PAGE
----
Use Software Restriction Policies and AppLocker policies
- Windows 10
- Windows 11
- Windows Server 2016 and above
Some capabilities of Windows Defender Application Control are only available on specific Windows versions. Learn more about the Windows Defender Application Control feature availability.
This topic for the IT professional describes how to use Software Restriction Policies (SRP) and AppLocker policies in the same Windows deployment.
Understand the difference between SRP and AppLocker
You might want to deploy application control policies in Windows operating systems earlier than Windows Server 2008 R2 or Windows 7. You can use AppLocker policies only on the supported versions and editions of Windows as listed in Requirements to use AppLocker. However, you can use SRP on those supported editions of Windows plus Windows Server 2003 and Windows XP. To compare features and functions in SRP and AppLocker so that you can determine when to use each technology to meet your application control objectives, see Determine your application control objectives.
Use SRP and AppLocker in the same domain
SRP and AppLocker use Group Policy for domain management. However, when policies are generated by SRP and AppLocker exist in the same domain, and they're applied through Group Policy, AppLocker policies take precedence over policies generated by SRP on computers that are running an operating system that supports AppLocker. For info about how inheritance in Group Policy applies to AppLocker policies and policies generated by SRP, see Understand AppLocker rules and enforcement setting inheritance in Group Policy.
Important: As a best practice, use separate Group Policy Objects to implement your SRP and AppLocker policies. To reduce troubleshooting issues, do not combine them in the same GPO.
The following scenario provides an example of how each type of policy would affect a bank teller software app, where the app is deployed on different Windows desktop operating systems and managed by the Tellers GPO.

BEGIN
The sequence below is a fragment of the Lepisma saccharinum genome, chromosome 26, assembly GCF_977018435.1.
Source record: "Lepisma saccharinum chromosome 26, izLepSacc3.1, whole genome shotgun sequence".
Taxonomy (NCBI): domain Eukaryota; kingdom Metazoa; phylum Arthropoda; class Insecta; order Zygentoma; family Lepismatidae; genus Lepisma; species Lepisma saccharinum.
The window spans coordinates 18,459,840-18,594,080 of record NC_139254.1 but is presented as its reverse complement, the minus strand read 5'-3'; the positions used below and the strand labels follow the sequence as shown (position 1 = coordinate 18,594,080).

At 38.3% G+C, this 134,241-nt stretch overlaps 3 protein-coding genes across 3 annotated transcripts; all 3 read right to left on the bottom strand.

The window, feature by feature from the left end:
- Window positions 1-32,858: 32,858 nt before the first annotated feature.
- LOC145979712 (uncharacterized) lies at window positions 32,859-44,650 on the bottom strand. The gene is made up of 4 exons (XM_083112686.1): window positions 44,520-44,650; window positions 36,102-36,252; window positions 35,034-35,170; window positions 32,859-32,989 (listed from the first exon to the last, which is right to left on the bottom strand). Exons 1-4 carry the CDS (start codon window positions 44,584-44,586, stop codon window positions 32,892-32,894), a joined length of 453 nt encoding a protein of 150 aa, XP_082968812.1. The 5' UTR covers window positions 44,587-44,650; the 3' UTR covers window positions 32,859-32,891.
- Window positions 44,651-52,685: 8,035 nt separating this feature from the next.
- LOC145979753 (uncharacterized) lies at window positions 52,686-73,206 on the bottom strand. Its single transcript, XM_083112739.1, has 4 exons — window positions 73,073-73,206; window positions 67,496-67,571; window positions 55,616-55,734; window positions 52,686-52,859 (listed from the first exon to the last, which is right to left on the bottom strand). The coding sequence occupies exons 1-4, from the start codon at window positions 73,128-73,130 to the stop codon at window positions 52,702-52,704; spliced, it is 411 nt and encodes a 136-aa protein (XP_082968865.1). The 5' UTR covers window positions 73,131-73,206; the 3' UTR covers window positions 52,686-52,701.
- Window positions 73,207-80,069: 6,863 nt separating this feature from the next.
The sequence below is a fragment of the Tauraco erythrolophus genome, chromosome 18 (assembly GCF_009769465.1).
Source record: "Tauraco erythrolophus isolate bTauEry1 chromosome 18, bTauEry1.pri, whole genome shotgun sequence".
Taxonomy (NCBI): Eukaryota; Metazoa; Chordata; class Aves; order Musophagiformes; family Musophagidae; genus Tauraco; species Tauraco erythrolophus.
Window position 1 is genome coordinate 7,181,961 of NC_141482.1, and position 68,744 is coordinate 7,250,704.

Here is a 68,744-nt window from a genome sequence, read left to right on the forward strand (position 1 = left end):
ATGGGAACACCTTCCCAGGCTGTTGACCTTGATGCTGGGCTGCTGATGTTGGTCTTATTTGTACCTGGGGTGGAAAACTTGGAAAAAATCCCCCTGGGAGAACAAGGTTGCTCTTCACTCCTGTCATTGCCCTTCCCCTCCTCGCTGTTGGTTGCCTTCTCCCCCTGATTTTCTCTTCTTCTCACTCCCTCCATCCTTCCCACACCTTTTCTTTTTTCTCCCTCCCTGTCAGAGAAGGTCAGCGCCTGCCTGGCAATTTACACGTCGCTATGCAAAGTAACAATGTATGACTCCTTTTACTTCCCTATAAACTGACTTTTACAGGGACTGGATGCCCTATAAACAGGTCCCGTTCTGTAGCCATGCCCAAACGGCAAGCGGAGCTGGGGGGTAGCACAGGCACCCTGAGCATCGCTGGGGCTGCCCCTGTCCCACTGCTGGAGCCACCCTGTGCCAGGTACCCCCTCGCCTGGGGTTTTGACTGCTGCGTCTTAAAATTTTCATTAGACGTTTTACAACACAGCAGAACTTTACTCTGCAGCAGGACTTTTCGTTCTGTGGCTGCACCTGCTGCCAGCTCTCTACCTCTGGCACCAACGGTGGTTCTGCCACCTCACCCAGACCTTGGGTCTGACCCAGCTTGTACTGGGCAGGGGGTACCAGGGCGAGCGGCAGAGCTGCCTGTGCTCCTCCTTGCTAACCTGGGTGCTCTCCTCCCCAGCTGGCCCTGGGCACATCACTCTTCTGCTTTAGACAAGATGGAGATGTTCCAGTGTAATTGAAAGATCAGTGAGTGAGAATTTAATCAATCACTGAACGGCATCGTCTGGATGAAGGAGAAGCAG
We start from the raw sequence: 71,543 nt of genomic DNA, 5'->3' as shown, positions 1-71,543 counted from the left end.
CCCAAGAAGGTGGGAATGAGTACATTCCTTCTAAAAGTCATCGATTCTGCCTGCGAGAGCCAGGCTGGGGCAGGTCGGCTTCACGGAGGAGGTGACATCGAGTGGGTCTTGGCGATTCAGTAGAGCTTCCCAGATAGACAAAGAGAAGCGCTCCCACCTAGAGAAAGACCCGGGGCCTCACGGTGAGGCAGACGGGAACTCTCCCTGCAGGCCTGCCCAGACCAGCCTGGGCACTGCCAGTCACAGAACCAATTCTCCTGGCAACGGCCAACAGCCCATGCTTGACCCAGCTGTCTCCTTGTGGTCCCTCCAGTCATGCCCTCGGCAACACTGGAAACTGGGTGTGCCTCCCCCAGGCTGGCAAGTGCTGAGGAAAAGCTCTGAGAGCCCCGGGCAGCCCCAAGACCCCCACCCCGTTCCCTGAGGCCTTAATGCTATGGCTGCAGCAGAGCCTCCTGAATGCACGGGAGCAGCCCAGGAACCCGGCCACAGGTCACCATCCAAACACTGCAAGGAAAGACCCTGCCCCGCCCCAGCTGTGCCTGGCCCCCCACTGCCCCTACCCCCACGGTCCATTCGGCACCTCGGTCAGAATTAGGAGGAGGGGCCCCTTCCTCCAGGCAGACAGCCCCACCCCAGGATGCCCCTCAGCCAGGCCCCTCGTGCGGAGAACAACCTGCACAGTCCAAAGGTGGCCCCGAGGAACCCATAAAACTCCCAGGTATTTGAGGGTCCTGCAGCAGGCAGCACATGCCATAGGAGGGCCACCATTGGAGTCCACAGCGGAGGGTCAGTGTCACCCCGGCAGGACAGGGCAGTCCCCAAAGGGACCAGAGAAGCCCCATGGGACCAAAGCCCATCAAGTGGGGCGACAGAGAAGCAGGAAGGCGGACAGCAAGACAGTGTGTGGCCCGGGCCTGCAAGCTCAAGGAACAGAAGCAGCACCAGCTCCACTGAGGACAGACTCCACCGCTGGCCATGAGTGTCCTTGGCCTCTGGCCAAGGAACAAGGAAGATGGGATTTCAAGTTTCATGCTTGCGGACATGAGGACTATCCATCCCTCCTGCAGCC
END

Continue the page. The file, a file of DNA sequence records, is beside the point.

|Operating system||Tellers GPO with AppLocker policy||Tellers GPO with SRP||Tellers GPO with AppLocker policy and SRP|
|Windows 10, Windows 8.1, Windows 8, and Windows 7||AppLocker policies in the GPO are applied, and they supersede any local AppLocker policies.||Local AppLocker policies supersede policies generated by SRP that are applied through the GPO.||AppLocker policies in the GPO are applied, and they supersede the policies generated by SRP in the GPO and local AppLocker policies or policies generated by SRP.|
|Windows Vista||AppLocker policies aren't applied.||Policies generated by SRP in the GPO are applied, and they supersede local policies generated by SRP.AppLocker policies aren't applied.||Policies generated by SRP in the GPO are applied, and they supersede local policies generated by SRP. AppLocker policies not applied.|
|Windows XP||AppLocker policies aren't applied.||Policies generated by SRP in the GPO are applied, and they supersede local policies generated by SRP. AppLocker policies aren't applied.||Policies generated by SRP in the GPO are applied, and they supersede local policies generated by SRP. AppLocker policies not applied.|
Note: For info about supported versions and editions of the Windows operating system, see Requirements to use AppLocker.
Test and validate SRPs and AppLocker policies that are deployed in the same environment
Because SRPs and AppLocker policies function differently, they shouldn't be implemented in the same GPO. This rule, when implemented, makes testing the result of the policy straightforward, which is critical to successfully controlling application usage in the organization. Configuring a testing and policy distribution system can help you understand the result of a policy. The effects of policies generated by SRP and AppLocker policies need to be tested separately and by using different tools.
Step 1: Test the effect of SRPs
You can use the Group Policy Management Console (GPMC) or the Resultant Set of Policy (RSoP) snap-in to determine the effect of applying SRPs by using GPOs.
Step 2: Test the effect of AppLocker policies
You can test AppLocker policies by using Windows PowerShell cmdlets. For info about investigating the result of a policy, see:
Another method to use when determining the result of a policy is to set the enforcement mode to Audit only. When the policy is deployed, events will be written to the AppLocker logs as if the policy was enforced. For info about using the Audit only mode, see:
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